I keep remembering the way it used to be. The way I used to feel about him. I’m struggling for the right words, standing in the hallway with my plastic bags. But I can’t find the connection. There aren’t any real words left. Words that mean what they mean.
I say: ‘Will you open it when I’m gone?’
‘In the hallway?’
‘I might,’ Thom says. ‘I can’t honestly see why it matters.’
He’s telling the truth: he can’t see why it matters.
I know what it does and what it looks like because I found the receipt and searched for it online. It’s high-end, absolutely state of the art. It talks to you and processes your responses, ‘learning’, in the way that machines learn, exactly how you behave and what you want. The machine way of learning sees through masks and pretences. Machines don’t care what you aspire to be – they just track and analyse what you actually do. As soon as you turn the thing on, it starts talking to you and turning your responses into data, so that next time around it can say: ‘I know what you like. Do you want to do what we did before, or try something new?’ Thom’s new machine is the most expensive and sophisticated model there is. It’s a technological breakthrough – a real top-of-the line product.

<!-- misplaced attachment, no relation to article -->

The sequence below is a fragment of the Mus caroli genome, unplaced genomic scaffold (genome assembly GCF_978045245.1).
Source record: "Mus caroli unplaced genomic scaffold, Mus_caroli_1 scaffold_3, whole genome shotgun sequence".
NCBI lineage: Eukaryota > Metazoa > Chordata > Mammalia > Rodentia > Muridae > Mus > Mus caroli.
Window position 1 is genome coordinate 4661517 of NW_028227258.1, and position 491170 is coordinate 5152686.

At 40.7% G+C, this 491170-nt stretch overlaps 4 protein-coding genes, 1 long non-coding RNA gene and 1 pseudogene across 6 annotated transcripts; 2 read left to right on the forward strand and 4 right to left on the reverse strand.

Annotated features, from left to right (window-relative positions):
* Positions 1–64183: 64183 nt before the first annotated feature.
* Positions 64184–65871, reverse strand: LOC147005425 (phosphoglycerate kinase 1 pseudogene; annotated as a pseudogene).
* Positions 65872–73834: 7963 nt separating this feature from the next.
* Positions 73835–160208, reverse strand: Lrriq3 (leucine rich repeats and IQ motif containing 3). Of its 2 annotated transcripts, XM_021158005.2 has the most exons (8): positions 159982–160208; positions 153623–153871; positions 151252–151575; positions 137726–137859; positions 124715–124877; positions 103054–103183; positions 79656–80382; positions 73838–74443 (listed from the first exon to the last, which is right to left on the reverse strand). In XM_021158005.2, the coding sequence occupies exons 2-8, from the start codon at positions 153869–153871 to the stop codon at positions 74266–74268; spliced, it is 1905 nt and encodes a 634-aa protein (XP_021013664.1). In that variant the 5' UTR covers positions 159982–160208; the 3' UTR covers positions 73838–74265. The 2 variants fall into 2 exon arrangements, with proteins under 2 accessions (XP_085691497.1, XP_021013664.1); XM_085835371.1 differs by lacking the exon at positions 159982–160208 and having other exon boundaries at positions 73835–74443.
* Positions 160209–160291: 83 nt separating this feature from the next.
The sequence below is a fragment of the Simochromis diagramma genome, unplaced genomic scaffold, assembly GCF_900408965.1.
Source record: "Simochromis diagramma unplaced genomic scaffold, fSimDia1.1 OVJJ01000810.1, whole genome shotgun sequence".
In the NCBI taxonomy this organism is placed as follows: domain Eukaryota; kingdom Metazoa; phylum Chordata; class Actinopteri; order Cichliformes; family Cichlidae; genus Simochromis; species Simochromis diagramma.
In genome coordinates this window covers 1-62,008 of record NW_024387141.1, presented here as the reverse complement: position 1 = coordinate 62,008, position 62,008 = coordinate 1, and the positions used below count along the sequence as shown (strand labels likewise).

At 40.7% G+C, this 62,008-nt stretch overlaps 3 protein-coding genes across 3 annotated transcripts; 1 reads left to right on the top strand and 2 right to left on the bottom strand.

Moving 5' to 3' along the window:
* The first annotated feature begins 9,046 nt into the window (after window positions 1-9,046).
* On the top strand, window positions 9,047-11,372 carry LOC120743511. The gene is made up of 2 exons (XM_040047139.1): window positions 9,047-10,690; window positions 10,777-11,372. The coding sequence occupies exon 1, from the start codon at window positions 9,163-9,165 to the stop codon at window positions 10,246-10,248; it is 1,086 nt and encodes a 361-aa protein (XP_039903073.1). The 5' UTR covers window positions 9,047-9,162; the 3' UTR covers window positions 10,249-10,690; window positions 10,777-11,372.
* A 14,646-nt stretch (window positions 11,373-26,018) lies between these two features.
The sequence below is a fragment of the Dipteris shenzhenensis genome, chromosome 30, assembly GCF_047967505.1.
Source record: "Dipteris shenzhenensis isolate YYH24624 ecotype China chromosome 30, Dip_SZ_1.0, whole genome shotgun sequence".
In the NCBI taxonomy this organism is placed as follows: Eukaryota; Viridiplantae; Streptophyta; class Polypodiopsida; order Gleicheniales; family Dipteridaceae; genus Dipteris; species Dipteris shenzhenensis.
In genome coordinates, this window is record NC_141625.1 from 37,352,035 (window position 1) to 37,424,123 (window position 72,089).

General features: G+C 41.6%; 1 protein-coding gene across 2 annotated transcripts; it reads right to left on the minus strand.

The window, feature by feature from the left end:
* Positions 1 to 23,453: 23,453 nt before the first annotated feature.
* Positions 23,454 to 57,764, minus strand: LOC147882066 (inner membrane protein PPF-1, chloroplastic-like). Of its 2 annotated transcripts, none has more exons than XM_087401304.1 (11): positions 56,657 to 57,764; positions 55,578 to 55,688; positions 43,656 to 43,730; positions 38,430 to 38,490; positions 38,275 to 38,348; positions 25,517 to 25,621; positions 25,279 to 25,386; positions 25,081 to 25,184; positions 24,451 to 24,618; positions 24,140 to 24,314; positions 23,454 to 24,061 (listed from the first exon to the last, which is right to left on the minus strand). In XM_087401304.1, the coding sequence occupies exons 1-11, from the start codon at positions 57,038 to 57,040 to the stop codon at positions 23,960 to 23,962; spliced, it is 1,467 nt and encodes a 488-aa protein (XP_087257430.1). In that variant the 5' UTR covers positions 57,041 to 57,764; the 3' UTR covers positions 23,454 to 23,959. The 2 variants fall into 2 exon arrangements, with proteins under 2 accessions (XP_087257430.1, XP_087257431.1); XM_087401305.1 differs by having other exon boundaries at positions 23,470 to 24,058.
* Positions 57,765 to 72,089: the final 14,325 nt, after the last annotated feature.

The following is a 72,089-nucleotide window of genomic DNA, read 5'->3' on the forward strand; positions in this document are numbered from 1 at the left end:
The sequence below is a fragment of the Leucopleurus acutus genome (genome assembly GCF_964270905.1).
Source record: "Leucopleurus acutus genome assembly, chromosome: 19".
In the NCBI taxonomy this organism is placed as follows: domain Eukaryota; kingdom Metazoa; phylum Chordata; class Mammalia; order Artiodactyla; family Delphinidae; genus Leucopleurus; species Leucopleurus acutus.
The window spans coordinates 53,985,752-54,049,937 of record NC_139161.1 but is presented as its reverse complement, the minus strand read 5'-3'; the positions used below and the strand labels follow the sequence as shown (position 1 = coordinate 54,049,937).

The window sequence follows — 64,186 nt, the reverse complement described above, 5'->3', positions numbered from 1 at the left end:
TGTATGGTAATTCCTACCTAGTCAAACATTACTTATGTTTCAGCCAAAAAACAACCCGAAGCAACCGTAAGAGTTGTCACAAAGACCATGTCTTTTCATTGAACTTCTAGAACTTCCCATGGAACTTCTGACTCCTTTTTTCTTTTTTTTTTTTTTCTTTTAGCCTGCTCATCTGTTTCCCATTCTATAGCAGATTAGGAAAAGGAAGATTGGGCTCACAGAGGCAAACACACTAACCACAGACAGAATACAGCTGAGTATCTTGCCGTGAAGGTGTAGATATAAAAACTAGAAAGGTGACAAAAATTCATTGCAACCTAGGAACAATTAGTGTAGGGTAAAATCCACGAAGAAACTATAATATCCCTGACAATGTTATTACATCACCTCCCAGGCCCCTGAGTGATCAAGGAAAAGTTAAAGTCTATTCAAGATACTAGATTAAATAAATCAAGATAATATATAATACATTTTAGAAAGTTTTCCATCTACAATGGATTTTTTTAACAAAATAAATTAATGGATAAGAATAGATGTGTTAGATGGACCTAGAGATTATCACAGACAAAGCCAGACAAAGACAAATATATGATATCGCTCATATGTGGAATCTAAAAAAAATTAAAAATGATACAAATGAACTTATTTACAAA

‘You’re imagining something cheap and tacky,’ Thom said. ‘I understand that. The sexual aids you’ve seen before have all been cheap and tacky. This is very different – it’s basically a computer. That’s the important thing to remember. It’s just a computer, not a person. I would never be unfaithful to you.’
‘Look,’ he says, ‘we have a problem that lots of older couples face and this is just a sensible solution. Many people can’t afford to take this route. That’s one reason why so many men my age have mid-life crises and buy sports cars or humiliate themselves with younger women.’
I would have been fine with a sports car. The thing in the box is moulded out of soft silicone with a heating element inside that makes it feel warm and natural to the touch. The anus, vagina, and lining of the mouth are all removable for washing. You can customise the standard model. I don’t know which ethnicity or head design he picked, or whether he went for F or G cups. I don’t ever want to know.
Everything is still in the hallway. Both of us and the box. Thom is trying not to look impatient. Trying not to rush me out the door, so that he can pry open the cardboard.
‘I guess I should go,’ I say.
For an instant, there’s a flicker across his forehead, like he still understands what I really mean. It passes, though.
‘Have fun!’ he says.
I hurry to my car to escape the rain. Everything I still love is in the boot, packed in plastic bags. I don’t know where I’m going.